The point I am attempting to make clear is that there is no good side to this argument. No matter how you cut the cake on the issue of abortion, somebody winds up worse off for it. Everybody loses, and in the end, we all have our personal reasons to draw the line where we choose to draw it. I personally fall on the side of the pain principle, which is what informs most of my moral justifications. I would not personally be party to an abortion after 12 weeks unless the mother’s life was in danger from carrying it to term, or the woman in question was physically trapped against her will and forced to carry the child past that deadline.

I choose 12 weeks because that is when the fetus develops a nervous system and is capable of feeling pain. It is largely an arbitrary choice, based on several factors, most of which are caveats that I find reasonable for the awful moral situations we often find ourselves in. I find myself weighing sins, and trying to sort out which is the more heinous, and this is where I, personally, have landed.

And that is the point. I alone have made this deliberation. I am sure you, the reader, will have made your own. Be that more relaxed than I, be that more strict than I, that is your decision to make, and I leave that in your hands, as I think most of these decisions should be left. I am not your keeper, and I do not consider it my moral duty to arbitrate your decisions as though I know what is best for you and your life, which is also why I believe we need to leave the choice of abortion in the hands of those who can choose it.

Abortion, as a practice, is an evil used to counteract a greater evil. Some would say a necessary evil to prevent worse things from arising as a result. Of course there are consequences, but the answer is not to ban the practice, because the practice itself is a solution to a complex and troubling problem that we do not have an answer for; how do we control for human nature and all of the circumstances it produces? Surely the answer cannot come from punishing rape victims and forcing countless other young children to grow up in an over-crowded and underfunded foster care system?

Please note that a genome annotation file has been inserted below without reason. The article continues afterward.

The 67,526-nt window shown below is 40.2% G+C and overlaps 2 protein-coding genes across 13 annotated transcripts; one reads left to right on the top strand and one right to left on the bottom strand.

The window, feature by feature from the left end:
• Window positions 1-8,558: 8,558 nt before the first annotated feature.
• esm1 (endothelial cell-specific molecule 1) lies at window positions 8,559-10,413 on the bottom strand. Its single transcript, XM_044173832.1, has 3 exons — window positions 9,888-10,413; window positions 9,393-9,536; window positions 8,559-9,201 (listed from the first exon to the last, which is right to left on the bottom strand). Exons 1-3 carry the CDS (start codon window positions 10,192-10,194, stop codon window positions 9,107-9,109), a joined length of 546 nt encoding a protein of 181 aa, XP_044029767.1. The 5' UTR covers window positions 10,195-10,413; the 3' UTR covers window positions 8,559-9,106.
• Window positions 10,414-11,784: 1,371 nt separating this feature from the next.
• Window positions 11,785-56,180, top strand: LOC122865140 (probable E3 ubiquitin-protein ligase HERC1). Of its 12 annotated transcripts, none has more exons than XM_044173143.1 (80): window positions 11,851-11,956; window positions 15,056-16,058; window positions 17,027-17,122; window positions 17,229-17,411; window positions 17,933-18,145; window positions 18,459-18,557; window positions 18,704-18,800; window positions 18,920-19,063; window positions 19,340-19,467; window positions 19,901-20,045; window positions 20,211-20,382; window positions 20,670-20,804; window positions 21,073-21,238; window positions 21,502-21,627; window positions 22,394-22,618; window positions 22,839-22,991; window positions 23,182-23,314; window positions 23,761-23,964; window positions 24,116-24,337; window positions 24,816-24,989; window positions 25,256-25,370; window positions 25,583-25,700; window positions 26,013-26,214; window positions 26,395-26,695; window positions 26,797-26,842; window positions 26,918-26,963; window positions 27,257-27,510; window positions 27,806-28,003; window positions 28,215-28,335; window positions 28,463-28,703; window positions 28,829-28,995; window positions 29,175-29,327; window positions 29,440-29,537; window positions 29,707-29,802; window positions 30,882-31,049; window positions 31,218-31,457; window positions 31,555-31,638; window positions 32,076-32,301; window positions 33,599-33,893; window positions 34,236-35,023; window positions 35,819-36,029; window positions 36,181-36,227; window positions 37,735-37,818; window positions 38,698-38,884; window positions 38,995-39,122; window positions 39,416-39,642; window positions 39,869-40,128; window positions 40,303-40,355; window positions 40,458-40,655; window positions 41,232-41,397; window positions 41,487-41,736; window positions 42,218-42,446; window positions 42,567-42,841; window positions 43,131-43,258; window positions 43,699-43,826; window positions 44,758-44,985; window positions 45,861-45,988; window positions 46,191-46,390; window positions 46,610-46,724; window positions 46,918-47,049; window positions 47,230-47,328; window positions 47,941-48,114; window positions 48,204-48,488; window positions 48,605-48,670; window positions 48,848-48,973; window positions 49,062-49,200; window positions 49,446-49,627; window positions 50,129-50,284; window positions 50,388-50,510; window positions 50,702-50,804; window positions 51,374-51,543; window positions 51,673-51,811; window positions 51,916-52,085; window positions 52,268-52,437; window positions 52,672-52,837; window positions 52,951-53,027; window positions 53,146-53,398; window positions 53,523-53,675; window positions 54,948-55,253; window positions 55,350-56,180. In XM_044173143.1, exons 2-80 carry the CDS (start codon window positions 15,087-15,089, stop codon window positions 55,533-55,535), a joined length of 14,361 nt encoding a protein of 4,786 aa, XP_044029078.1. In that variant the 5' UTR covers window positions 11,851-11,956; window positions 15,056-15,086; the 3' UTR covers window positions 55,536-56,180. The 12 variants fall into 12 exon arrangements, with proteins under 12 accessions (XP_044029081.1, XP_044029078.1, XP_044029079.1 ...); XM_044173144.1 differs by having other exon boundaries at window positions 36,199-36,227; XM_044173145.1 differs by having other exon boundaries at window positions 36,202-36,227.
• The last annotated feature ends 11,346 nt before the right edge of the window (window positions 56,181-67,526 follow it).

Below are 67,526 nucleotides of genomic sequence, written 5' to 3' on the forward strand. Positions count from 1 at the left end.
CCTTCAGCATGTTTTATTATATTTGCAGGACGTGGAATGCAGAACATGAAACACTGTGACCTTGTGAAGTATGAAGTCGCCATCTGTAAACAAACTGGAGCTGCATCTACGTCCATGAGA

In an ideal world, no pregnancy would be unwanted or suffer from complications. No rape would happen, and no abortions would be necessary, but we do not live in that world, and we probably never will. As such, I must (much to my own chagrin) quote former President Bill Clinton on this topic: “Abortions should be safe, legal, and rare.”

The best middle ground we can strike on this is to try to make sure that people have the information to make informed decisions about their sexual behaviors, and to remind people that abortion is not something to be celebrated, as some misanthropes seem to enjoy doing. It is a choice we allow because we must; because the alternative is abject poverty, squalor, pain, suffering, misery and potentially death for others as well. Each potential that is snuffed out is a solemn and regrettable occurrence, and we should do everything we can to find better alternative solutions to it if we really care about the moral outcomes underlying each situation that resulted in that choice being made.